? Latter not printed.

3. The British changes from 60 to 30 days in article 2 are adopted. We have made a few verbal changes in this article which do not change the sense or meaning. For example: the words “as provided ” are omitted, as they seem to carry no meaning for the reason that the whole question of certificates is fully covered by article 3.

4. Thirty-day period is adopted in article 3.

5. Article 4 as proposed by Great Britain will lead to difficulty and confusion for the United States to determine whether a British subject is “ ordinarily resident” in Canada or some other part of the British Empire. Cannot the distinction be made more clear-cut by having the proposed article 4 exclude from the operation of the convention British subjects in the United States born or naturalized in Canada? Birth and naturalization can be easily determined, as they are generally matters of record; thus the convention would apply to British subjects in the United States who are neither born nor naturalized in Canada but who reside there.

6. The only change in article 5 is the omission of the word “resident." This word has been omitted throughout the convention on account of vague and uncertain meaning which it carries in various parts of the United States. The word "are” which is used instead of “resident ” throughout the convention can be interpreted, it is believed, in a manner agreeable to both countries.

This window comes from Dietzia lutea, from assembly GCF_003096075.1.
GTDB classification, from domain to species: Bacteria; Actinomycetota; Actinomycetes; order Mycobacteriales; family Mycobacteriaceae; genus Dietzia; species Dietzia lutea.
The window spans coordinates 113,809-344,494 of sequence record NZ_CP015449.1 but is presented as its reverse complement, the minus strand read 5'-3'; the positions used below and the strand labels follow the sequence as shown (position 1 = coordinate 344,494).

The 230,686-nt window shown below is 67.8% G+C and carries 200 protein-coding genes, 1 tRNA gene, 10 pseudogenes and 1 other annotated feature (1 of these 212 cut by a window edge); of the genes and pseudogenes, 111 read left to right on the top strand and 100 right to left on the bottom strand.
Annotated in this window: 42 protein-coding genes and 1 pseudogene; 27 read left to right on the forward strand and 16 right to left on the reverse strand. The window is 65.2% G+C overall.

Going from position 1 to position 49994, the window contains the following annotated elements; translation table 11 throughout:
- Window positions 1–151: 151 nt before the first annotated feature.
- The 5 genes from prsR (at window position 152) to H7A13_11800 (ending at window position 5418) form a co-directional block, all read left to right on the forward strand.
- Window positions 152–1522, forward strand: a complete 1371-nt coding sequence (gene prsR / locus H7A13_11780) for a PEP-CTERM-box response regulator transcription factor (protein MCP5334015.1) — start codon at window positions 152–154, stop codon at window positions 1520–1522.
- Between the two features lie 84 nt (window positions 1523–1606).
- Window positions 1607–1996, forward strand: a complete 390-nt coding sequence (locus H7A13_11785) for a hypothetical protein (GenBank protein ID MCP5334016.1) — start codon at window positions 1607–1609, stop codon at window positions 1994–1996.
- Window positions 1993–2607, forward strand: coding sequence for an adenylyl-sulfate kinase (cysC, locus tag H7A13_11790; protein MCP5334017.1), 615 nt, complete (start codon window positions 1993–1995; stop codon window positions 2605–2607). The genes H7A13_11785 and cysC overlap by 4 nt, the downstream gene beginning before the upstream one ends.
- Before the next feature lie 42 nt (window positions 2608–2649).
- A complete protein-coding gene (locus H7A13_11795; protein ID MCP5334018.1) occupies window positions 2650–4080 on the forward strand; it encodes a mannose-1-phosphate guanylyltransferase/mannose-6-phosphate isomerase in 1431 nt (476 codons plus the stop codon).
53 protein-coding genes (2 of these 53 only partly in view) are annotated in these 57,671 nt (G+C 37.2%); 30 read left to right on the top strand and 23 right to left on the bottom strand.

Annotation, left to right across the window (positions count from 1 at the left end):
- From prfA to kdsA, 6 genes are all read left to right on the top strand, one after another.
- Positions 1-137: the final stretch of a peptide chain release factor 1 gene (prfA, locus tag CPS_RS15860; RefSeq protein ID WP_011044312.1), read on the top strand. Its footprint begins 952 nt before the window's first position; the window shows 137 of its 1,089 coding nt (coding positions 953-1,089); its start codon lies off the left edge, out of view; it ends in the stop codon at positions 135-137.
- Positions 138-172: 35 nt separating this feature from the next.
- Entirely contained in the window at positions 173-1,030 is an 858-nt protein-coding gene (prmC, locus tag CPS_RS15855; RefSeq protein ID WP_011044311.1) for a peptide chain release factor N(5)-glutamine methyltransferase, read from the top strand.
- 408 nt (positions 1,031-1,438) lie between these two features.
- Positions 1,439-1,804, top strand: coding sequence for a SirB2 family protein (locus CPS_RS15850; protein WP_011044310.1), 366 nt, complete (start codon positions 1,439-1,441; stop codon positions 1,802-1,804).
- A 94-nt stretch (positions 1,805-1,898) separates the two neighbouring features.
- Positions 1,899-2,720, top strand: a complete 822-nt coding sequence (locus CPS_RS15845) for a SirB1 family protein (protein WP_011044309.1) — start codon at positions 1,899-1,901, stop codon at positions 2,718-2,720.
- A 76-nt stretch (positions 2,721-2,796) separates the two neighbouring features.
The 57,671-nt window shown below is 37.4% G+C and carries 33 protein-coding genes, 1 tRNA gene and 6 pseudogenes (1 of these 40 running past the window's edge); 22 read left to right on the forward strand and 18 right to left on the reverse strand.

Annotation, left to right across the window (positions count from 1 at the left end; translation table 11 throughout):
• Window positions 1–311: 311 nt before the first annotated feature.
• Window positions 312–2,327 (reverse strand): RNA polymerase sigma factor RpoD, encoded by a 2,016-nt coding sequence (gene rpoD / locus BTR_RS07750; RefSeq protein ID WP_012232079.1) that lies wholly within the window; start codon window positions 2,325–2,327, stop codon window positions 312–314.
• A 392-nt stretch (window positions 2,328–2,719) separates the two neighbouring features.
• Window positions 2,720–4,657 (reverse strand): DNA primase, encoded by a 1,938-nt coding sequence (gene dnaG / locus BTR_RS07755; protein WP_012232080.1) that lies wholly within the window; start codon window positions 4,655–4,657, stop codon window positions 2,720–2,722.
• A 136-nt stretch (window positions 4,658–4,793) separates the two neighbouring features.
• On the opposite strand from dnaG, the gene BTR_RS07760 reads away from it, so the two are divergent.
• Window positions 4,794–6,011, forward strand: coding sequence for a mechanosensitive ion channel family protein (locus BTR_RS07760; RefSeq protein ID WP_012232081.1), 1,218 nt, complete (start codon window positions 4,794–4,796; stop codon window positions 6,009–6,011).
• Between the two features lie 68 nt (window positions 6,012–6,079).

7. The remaining articles 7 and 8 are adopted with few minor verbal changes, to which we trust the British Government will raise no objection.

8. We are willing to omit an article regarding the arrest of deserters. If experience shows the necessity of such a provision it can be negotiated later.

9. By the omission of the article regarding the exclusion of declarants from the operation of this convention, it is understood that declarants of British nationality who have been registered under our Draft Act of May 18, 1917, will not come within the operation of the convention, but will remain subject to conscription under that act. If necessary this understanding may be made clear by an additional article to the treaty.

10. It is my understanding that the present convention shall apply only to Americans in the United Kingdom, excluding Ireland, and to British subjects, except Canadians, in continental United States.

11. The text of the convention drafted in conformity with the foregoing follows.1